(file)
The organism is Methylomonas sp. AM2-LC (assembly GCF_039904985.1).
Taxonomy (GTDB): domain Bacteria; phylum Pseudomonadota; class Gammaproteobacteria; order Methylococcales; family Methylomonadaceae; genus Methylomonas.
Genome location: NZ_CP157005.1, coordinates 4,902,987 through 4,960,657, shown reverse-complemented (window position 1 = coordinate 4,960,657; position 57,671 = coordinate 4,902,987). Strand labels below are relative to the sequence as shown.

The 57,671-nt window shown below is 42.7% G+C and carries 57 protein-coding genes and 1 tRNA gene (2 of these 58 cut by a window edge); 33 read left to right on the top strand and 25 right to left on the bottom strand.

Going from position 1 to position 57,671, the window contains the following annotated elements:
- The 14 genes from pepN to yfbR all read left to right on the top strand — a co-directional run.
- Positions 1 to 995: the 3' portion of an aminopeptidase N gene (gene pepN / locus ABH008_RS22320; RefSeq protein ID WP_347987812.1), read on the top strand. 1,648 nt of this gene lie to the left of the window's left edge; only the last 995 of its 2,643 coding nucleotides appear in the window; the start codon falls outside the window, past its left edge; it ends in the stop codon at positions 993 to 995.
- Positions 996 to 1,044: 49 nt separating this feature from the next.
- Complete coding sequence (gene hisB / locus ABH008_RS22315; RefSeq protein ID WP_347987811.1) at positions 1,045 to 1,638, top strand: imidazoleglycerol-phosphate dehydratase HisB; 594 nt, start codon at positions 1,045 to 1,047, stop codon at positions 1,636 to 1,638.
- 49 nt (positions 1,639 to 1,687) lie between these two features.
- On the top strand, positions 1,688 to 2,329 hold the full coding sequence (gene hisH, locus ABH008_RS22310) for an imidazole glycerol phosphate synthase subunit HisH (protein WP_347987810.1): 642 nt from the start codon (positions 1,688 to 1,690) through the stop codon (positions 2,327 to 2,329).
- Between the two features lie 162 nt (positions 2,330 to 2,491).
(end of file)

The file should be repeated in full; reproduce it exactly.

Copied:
The organism is Methylomonas sp. AM2-LC (assembly GCF_039904985.1).
Taxonomy (GTDB): domain Bacteria; phylum Pseudomonadota; class Gammaproteobacteria; order Methylococcales; family Methylomonadaceae; genus Methylomonas.
Genome location: NZ_CP157005.1, coordinates 4,902,987 through 4,960,657, shown reverse-complemented (window position 1 = coordinate 4,960,657; position 57,671 = coordinate 4,902,987). Strand labels below are relative to the sequence as shown.

The 57,671-nt window shown below is 42.7% G+C and carries 57 protein-coding genes and 1 tRNA gene (2 of these 58 cut by a window edge); 33 read left to right on the top strand and 25 right to left on the bottom strand.

Going from position 1 to position 57,671, the window contains the following annotated elements:
- The 14 genes from pepN to yfbR all read left to right on the top strand — a co-directional run.
- Positions 1 to 995: the 3' portion of an aminopeptidase N gene (gene pepN / locus ABH008_RS22320; RefSeq protein ID WP_347987812.1), read on the top strand. 1,648 nt of this gene lie to the left of the window's left edge; only the last 995 of its 2,643 coding nucleotides appear in the window; the start codon falls outside the window, past its left edge; it ends in the stop codon at positions 993 to 995.
- Positions 996 to 1,044: 49 nt separating this feature from the next.
- Complete coding sequence (gene hisB / locus ABH008_RS22315; RefSeq protein ID WP_347987811.1) at positions 1,045 to 1,638, top strand: imidazoleglycerol-phosphate dehydratase HisB; 594 nt, start codon at positions 1,045 to 1,047, stop codon at positions 1,636 to 1,638.
- 49 nt (positions 1,639 to 1,687) lie between these two features.
- On the top strand, positions 1,688 to 2,329 hold the full coding sequence (gene hisH, locus ABH008_RS22310) for an imidazole glycerol phosphate synthase subunit HisH (protein WP_347987810.1): 642 nt from the start codon (positions 1,688 to 1,690) through the stop codon (positions 2,327 to 2,329).
- Between the two features lie 162 nt (positions 2,330 to 2,491).